Page 6 - DMA Bosnia & Herzegovina Report 2013

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Investing In Bosnia & Herzegovina
osnia and Herzegovina
is a small yet open economy
with a GDP approaching
EUR13bn, equivalent to
approximately EUR4,000 per capita.
The previously war torn country has
largely prospered over the course of
the last 18 years. Following the Dayton
Peace Agreement, signed in 1995,
Bosnia and Herzegovina’s economy has
performed impressively. According to
, Bosnia and Herzegovina
was the 17th fastest growing economy
in the world from 1997 to 2007. Real
GDP growth averaged 11.2%, while in
the five years between 1996 and 2000
recording 25% growth per annum. Much
of the economic damage caused by the
conflict was reversed as the country
re-established itself as an upper middle-
income state.
The Global
Financial Crisis
and Structural
However, like many countries in the
region, the effects of the global economic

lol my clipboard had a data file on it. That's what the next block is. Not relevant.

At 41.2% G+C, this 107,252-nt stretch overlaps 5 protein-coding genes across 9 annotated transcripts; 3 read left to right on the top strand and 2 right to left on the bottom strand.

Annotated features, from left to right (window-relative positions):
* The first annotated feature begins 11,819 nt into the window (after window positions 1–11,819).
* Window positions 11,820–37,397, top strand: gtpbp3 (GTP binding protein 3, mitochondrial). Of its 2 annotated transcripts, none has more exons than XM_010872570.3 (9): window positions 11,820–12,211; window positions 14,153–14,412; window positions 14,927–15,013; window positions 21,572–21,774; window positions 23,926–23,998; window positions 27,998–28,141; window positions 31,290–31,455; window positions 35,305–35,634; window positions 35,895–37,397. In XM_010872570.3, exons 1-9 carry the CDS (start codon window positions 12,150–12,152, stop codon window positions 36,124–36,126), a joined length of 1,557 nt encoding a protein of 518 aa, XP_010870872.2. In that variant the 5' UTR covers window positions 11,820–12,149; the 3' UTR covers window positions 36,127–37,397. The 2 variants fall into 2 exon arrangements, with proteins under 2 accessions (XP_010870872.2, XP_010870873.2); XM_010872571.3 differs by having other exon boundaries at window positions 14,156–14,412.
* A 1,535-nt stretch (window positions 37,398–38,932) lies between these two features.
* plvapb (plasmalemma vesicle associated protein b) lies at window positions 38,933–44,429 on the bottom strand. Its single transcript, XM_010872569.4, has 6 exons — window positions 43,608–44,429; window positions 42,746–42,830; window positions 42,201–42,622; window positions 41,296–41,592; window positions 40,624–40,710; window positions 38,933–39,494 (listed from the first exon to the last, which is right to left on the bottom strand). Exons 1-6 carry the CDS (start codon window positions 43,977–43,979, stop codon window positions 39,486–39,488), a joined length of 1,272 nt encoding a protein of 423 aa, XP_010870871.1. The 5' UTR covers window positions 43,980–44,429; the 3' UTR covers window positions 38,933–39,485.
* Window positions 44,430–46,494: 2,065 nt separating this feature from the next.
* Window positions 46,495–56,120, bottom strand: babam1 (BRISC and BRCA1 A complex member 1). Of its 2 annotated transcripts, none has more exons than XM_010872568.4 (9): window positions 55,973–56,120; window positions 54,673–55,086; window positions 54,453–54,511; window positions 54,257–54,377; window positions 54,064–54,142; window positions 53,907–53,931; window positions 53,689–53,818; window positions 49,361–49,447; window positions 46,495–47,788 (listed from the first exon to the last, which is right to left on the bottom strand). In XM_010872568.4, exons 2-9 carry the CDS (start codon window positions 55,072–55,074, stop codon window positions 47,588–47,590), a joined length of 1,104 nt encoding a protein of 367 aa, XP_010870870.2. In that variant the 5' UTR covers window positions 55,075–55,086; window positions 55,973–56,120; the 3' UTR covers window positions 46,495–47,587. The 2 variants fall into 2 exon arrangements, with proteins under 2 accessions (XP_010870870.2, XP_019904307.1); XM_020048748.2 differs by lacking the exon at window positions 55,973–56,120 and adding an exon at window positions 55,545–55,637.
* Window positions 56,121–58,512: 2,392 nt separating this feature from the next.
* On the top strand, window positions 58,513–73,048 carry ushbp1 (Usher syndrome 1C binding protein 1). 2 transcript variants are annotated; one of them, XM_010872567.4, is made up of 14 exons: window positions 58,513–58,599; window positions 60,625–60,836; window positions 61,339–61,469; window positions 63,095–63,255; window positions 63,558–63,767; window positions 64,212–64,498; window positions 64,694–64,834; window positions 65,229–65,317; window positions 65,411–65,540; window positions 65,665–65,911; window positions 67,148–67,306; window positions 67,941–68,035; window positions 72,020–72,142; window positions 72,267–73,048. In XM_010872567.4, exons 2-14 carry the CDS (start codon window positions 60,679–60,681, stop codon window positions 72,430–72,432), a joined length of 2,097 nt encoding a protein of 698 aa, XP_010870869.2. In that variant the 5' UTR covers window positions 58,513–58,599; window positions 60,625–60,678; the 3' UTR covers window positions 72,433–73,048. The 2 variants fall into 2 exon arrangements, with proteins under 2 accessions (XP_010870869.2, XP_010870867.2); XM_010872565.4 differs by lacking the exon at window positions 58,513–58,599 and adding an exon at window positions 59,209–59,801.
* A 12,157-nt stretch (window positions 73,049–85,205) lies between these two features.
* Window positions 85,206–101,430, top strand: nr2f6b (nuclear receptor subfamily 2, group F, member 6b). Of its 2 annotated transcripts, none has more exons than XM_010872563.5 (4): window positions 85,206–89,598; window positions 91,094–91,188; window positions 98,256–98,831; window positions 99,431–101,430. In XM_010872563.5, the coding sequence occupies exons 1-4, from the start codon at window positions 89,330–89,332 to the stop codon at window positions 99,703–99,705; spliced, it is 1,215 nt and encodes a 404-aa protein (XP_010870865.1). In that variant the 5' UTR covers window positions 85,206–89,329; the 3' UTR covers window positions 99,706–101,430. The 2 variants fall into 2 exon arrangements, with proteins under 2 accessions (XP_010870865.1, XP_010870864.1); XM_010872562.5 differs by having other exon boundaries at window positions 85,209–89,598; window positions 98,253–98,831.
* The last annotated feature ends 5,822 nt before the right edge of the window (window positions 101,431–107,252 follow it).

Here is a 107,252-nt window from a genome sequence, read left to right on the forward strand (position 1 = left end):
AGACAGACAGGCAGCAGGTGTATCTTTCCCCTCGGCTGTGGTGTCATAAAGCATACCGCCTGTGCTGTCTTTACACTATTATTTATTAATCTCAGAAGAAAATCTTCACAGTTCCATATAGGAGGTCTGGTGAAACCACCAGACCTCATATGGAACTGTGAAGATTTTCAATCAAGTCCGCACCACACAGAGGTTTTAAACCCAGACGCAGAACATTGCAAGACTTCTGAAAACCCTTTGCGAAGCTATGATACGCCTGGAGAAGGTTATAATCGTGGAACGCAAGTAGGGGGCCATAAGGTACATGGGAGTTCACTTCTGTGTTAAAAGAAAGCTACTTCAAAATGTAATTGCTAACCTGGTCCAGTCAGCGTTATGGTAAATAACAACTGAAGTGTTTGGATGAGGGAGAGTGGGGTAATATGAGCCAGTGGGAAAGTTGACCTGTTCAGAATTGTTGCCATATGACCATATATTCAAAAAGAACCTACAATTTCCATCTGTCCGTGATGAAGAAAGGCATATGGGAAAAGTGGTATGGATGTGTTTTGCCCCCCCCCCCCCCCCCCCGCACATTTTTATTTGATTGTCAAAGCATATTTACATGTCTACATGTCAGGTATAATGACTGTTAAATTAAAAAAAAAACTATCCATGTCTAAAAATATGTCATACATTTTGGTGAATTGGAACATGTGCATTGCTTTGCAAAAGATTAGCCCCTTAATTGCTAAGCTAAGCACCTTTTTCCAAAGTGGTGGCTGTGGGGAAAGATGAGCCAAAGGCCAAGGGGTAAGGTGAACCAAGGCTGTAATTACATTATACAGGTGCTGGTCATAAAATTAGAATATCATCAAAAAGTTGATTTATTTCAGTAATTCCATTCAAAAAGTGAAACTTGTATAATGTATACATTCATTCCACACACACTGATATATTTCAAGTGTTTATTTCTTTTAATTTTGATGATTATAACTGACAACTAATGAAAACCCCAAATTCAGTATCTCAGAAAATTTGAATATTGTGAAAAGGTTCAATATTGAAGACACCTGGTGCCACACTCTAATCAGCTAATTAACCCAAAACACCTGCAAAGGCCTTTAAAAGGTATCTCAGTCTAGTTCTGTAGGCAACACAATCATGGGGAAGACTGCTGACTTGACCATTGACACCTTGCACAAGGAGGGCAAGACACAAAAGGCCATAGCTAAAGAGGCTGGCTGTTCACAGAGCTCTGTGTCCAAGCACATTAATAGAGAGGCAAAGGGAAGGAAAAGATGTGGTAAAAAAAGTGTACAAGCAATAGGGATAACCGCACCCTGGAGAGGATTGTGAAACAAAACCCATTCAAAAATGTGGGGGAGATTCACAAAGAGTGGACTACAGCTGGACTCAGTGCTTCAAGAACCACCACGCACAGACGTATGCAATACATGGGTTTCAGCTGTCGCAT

crisis were acutely felt in Bosnia and
conditions in a number of key partner
states hit the country hard – especially
through its close economic links to
Western Europe through exports,
remittances and capital inflows. Growth
dropped from 5.6% in 2008 to -2.9%
in 2009. Credit to both households and
businesses dried up and foreign direct
investment (FDI) suffered, falling from a
peak of EUR1.3bn in 2007 to EUR180mn
in 2009 – although, significantly, FDI
has started to recover again and is
estimated to have totalled EUR350mn
in 2012. Subsequent economic growth
has remained subdued with the effects
of the crisis on Bosnia and Herzegovina
still lingering. The International Monetary
Fund’s (IMF) latest assessments put
growth at 0.7% in 2010, 1.3% in 2011 and
0% in 2012. Now though, the prospects
are considerably brighter, with the IMF
estimating growth to average between 2%
and 4% per annum from 2014 to 2017.
The country’s recent economic woes
cannot be put down to the global
context alone. Bosnia and Herzegovina
suffers from structural challenges that are
a legacy of it socialist past and the 1995
peace agreement.. The establishment of
the Constitutional and Dayton Peace
agreement created two separate political
entities: The Federation of Bosnia and
Economic Overview
by Jonathan Levack